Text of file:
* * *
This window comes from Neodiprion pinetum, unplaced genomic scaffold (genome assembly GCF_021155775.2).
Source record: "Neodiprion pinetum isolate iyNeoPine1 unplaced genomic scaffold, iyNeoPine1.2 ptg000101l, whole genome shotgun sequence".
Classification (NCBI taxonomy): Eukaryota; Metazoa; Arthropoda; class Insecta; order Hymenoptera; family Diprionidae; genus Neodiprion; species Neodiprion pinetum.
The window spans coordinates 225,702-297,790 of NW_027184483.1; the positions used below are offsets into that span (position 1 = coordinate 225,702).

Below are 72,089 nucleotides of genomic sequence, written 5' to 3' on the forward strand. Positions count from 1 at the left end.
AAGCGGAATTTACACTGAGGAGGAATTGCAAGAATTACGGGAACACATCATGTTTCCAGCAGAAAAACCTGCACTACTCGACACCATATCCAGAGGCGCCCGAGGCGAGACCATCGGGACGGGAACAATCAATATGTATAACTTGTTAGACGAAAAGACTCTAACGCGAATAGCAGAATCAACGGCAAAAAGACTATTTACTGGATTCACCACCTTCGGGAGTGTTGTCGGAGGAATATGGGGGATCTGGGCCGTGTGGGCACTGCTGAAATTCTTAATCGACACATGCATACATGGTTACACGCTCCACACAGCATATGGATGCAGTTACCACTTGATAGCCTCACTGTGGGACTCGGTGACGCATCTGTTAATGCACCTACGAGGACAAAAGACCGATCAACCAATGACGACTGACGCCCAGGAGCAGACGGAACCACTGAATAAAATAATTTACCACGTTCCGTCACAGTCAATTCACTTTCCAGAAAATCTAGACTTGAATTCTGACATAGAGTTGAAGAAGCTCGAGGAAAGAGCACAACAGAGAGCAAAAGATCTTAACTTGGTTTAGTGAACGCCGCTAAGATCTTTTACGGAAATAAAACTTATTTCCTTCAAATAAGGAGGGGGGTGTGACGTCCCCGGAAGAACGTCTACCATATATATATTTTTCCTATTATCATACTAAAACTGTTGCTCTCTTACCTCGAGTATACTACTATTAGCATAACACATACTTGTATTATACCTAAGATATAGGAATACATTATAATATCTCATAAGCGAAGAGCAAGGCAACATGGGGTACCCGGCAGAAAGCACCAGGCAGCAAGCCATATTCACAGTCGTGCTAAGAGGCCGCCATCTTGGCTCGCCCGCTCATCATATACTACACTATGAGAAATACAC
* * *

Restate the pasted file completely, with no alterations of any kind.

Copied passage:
This window comes from Neodiprion pinetum, unplaced genomic scaffold (genome assembly GCF_021155775.2).
Source record: "Neodiprion pinetum isolate iyNeoPine1 unplaced genomic scaffold, iyNeoPine1.2 ptg000101l, whole genome shotgun sequence".
Classification (NCBI taxonomy): Eukaryota; Metazoa; Arthropoda; class Insecta; order Hymenoptera; family Diprionidae; genus Neodiprion; species Neodiprion pinetum.
The window spans coordinates 225,702-297,790 of NW_027184483.1; the positions used below are offsets into that span (position 1 = coordinate 225,702).

Below are 72,089 nucleotides of genomic sequence, written 5' to 3' on the forward strand. Positions count from 1 at the left end.
AAGCGGAATTTACACTGAGGAGGAATTGCAAGAATTACGGGAACACATCATGTTTCCAGCAGAAAAACCTGCACTACTCGACACCATATCCAGAGGCGCCCGAGGCGAGACCATCGGGACGGGAACAATCAATATGTATAACTTGTTAGACGAAAAGACTCTAACGCGAATAGCAGAATCAACGGCAAAAAGACTATTTACTGGATTCACCACCTTCGGGAGTGTTGTCGGAGGAATATGGGGGATCTGGGCCGTGTGGGCACTGCTGAAATTCTTAATCGACACATGCATACATGGTTACACGCTCCACACAGCATATGGATGCAGTTACCACTTGATAGCCTCACTGTGGGACTCGGTGACGCATCTGTTAATGCACCTACGAGGACAAAAGACCGATCAACCAATGACGACTGACGCCCAGGAGCAGACGGAACCACTGAATAAAATAATTTACCACGTTCCGTCACAGTCAATTCACTTTCCAGAAAATCTAGACTTGAATTCTGACATAGAGTTGAAGAAGCTCGAGGAAAGAGCACAACAGAGAGCAAAAGATCTTAACTTGGTTTAGTGAACGCCGCTAAGATCTTTTACGGAAATAAAACTTATTTCCTTCAAATAAGGAGGGGGGTGTGACGTCCCCGGAAGAACGTCTACCATATATATATTTTTCCTATTATCATACTAAAACTGTTGCTCTCTTACCTCGAGTATACTACTATTAGCATAACACATACTTGTATTATACCTAAGATATAGGAATACATTATAATATCTCATAAGCGAAGAGCAAGGCAACATGGGGTACCCGGCAGAAAGCACCAGGCAGCAAGCCATATTCACAGTCGTGCTAAGAGGCCGCCATCTTGGCTCGCCCGCTCATCATATACTACACTATGAGAAATACAC